During reading week Mr. Transport and I trundled through south London’s suburbs, dreary under the muted light of fat, grey clouds, to Keston Common. Descending the steps towards the ponds, Mr. Transport and I noticed that a sluiceway guiding the River Ravensbourne from its brimming source up at Caeser’s Well, was carving its own slow tributary and puddling at the foot of the steps, as if to protest its containment.
At the ponds Mr. Transport noticed some dark silt slipping up onto the sand, as if under the lip of a wave on a minuscule shore. We stayed here a while, straining our eyes to spot fish and listening to two teenagers teetering nearby on the edge of the pond, hopping like excited rabbits from one foot to another, daring each other to jump. The ponds are now local fishing haunts where people can reel in carp and rudd, but up until WWI they were local baths known for their health giving qualities.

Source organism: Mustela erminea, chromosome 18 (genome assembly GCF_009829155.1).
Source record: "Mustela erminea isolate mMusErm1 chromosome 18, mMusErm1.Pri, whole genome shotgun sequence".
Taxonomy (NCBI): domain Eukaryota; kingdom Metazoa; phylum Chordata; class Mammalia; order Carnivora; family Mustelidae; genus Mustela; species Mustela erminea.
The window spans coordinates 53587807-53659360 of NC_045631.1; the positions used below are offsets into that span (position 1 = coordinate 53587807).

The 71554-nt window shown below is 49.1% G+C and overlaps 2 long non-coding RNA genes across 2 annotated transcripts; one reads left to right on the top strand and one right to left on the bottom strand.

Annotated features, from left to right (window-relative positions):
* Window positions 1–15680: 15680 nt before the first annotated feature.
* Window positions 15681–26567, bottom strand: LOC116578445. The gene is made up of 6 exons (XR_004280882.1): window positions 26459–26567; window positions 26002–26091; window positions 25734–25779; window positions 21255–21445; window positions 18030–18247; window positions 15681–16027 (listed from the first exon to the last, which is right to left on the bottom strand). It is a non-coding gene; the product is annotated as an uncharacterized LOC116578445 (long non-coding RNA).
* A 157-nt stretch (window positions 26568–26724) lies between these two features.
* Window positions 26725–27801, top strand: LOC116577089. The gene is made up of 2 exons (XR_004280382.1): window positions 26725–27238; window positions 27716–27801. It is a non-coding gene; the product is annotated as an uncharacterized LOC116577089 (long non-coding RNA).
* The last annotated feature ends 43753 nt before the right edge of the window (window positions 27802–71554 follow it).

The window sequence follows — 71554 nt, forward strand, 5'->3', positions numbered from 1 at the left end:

Stopping briefly to buy an ice cream that tasted like feet, we walked towards the prettiest pond, not least because of the presence of several mandarin ducks, of which Mr. Transport said, ‘they are so neatly coloured in.’ To me, they looked like fireworks someone had pressed pause on, neat fronds of orange splaying into a deep, metalic, wine purple chest, and pixelated beige wings.
Having muddied my butt from straddling a small bridge whilst trying to film the river flowing out beneath some tree boughs we trod on toward the heathland replete with sprigs of heather and other thorny flora and fauna that are suited to the poor soil. Crossing the car park on the way up to the heath, we saw a grandfather with a ruddy face and trousers matted with mud from the sodden glade, changing out of his welly boots, and enthusiastically — and forgive me for using this word, it is the only appropriate one — bopping to some terrible house music blaring from his daughter’s car. He was a smarter man that us, I thought, kicking my boots to dislodge the dirt and scraping mud off my arse with the car’s ice scraper.
I’ll upload the film later in the week, but here’s a still I’m proud of.